Philosophical Counseling And Hellmuth Kaiser On Successful Therapy

In Existential Psychotherapy (Basic Books, New York, 1980), Irvin Yalom writes: The therapist healed, [Hellmuth] Kaiser believed, simply by being with the patient. Successful therapy requires “that the patient spends sufficient time with a person of certain personality characteristics.” What personality characteristics? Kaiser cited four: (1) an interest in people; (2) theoretical views on psychotherapyContinue reading “Philosophical Counseling And Hellmuth Kaiser On Successful Therapy”

What Is Philosophical Counseling? Part IV: Aristotle on Effective And Practical Knowledge

In their Introduction to ‘Philosophy as Therapeia’ (Royal Institute of Philosophy Supplement #66) Jonardon Ganeri and Clare Carlisle write: For Aristotle, technical knowledge deals with the correct means of achieving a given objective, and practical knowledge is knowledge of ends as such. A technical approach to life will view an existence led without pain andContinue reading “What Is Philosophical Counseling? Part IV: Aristotle on Effective And Practical Knowledge”

What Is Philosophical Counseling? Part III – ‘Dolls That Remove Worries’

In Anxiety: A Very Short Introduction (Oxford University Press, 2012, Daniel Freeman and Jason Freeman write: Parents in Guatemala employ an unusual technique for helping children to overcome their worries. They give the child a small bag containing six tiny dolls fashioned from cloth and wood. Each night, the child tells one of the dollsContinue reading “What Is Philosophical Counseling? Part III – ‘Dolls That Remove Worries’”

What Is Philosophical Counseling? Part Two: The Counselor’s Work

In the first post of this series, I attempted to provide a brief introduction to ‘philosophical counseling,’ and closed on a promissory note to provide a description of the task of the philosophical counselor. Here it is. The philosophical counselor’s job is to be a guide and a partner, helping the counseled explore the issuesContinue reading “What Is Philosophical Counseling? Part Two: The Counselor’s Work”

What Is Philosophical Counseling? Part One: The Basics

Philosophical counseling is committed to the claim that philosophy can aid us ‘therapeutically.’ This is not a novel claim: philosophy understood as therapy has a long and honorable tradition in the history of philosophy. As a recent supplement of the Royal Institute of Supplement dedicated to ‘Philosophy as Therapiea,’ edited by Claire Carlisle and JonardonContinue reading “What Is Philosophical Counseling? Part One: The Basics”

Westworld’s ‘Analysis Mode’ For Humans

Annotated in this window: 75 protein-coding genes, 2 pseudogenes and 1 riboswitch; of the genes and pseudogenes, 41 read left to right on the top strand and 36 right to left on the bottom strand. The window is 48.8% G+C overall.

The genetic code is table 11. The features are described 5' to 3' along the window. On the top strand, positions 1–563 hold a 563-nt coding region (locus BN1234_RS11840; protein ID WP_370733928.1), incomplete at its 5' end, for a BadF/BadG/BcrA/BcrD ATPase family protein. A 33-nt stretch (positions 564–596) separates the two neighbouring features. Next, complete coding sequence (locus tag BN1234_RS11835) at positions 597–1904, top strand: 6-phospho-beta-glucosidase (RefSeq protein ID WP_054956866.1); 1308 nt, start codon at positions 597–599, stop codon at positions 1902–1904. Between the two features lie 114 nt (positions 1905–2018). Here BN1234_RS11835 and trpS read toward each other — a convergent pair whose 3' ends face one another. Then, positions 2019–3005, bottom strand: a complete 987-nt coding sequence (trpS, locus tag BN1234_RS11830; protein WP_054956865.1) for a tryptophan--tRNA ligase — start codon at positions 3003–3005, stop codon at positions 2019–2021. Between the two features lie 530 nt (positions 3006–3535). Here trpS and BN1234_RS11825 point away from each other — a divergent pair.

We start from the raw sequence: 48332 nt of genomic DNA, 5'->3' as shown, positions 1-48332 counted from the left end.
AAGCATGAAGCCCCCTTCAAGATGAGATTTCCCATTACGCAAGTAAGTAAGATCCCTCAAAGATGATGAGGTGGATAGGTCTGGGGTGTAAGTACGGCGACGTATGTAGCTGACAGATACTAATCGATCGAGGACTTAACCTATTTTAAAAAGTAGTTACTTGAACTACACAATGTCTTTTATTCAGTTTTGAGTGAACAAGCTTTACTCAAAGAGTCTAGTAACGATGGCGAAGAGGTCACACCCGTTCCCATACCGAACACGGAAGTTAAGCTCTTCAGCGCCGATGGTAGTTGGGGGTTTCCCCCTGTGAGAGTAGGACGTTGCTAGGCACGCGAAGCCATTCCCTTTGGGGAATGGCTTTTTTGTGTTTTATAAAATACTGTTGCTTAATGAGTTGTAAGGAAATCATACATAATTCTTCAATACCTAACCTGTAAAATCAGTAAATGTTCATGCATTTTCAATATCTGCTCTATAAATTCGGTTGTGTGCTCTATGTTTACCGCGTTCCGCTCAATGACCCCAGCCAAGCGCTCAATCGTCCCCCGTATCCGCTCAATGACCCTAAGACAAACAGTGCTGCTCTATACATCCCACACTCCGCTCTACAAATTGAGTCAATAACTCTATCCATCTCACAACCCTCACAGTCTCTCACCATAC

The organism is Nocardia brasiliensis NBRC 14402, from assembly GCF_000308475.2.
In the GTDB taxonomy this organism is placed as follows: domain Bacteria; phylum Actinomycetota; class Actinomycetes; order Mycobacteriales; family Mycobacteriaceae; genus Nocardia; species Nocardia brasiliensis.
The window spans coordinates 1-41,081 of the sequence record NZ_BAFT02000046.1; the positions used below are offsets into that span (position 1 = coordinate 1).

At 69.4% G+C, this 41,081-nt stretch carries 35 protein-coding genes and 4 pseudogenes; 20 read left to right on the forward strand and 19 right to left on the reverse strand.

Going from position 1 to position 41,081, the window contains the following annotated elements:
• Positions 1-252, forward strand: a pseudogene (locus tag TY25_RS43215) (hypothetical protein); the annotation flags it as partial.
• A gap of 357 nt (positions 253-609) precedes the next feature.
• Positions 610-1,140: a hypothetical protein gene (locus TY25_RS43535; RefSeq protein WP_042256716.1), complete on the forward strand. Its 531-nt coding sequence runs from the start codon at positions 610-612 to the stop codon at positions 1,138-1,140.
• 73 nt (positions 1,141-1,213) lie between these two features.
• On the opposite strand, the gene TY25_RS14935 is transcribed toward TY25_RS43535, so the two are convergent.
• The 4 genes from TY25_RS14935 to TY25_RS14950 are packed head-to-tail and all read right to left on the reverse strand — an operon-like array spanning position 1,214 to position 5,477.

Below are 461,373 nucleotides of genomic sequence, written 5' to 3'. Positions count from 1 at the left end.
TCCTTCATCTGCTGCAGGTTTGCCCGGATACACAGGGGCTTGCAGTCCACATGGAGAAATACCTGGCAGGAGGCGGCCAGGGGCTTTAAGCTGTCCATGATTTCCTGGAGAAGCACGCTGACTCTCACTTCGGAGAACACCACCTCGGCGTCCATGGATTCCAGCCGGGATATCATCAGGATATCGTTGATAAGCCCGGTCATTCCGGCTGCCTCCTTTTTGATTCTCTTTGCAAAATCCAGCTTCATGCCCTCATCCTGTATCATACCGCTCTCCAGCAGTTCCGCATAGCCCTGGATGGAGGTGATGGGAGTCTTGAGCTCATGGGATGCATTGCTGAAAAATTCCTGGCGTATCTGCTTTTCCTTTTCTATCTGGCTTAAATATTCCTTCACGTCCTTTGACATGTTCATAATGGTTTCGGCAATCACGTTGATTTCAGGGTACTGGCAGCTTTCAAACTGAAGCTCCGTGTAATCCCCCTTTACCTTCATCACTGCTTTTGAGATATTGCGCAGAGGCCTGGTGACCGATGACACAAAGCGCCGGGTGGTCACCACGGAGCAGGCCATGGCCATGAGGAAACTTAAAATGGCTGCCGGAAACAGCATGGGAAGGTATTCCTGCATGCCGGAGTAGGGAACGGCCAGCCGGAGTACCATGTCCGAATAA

In the course of a discussion about the various motivations underlying the character Robert Ford‘s actions in HBO’s Westworld, a friend raised the following query: In what senses would it be good, and in which bad, if human beings could put one another into ‘analysis mode’ like techs can do with hosts in the show?Continue reading “Westworld’s ‘Analysis Mode’ For Humans”

Simone Beauvoir On Psychotherapeutic Healing As Mutilation

In Simone de Beauvoir‘s The Mandarins (WW Norton, New York, 1954; 1999, pp. 64), Anne Dubreuilh, a practicing psychoanalyst wonders: Why does healing so often mean mutilating? What value does personal adjustment have in an unjust society?….My objective isn’t to give my patients a false feeling of inner peace; if I seek to deliver them from their personalContinue reading “Simone Beauvoir On Psychotherapeutic Healing As Mutilation”

Doris McIlwain On The Rationality Of ‘Irrational’ Love And Hate

In Living Palely: On the rationality of a certain fullness of feeling (Artlink, Vol 29 No. 3, 2009), Doris McIlwain writes:  Friendship and love are not fully rational enterprises. They become strangely symptomatic when we approach them as if they are….To me the sign that you really like someone is when you cannot quite offer a fullContinue reading “Doris McIlwain On The Rationality Of ‘Irrational’ Love And Hate”

Of Therapy And Personal And Academic Anxieties

Reading some of the discussion sparked by Peter Railton’s Dewey Lecture has prompted me to write this post. In the fall of 1996, I began studying for my Ph.D qualifier exams. I had worked full-time at a non-academic job for the previous year, saving up some money so that I could take a month orContinue reading “Of Therapy And Personal And Academic Anxieties”

On Not Recommending One’s Choices

Recently, all too often, I catch myself saying something like the following, “I took decision X, and I have my fair share of regrets and self-congratulation about it but I would not recommend X to anyone” or “In all honesty, I couldn’t recommend that you take decision X as I did.” Or something like that:Continue reading “On Not Recommending One’s Choices”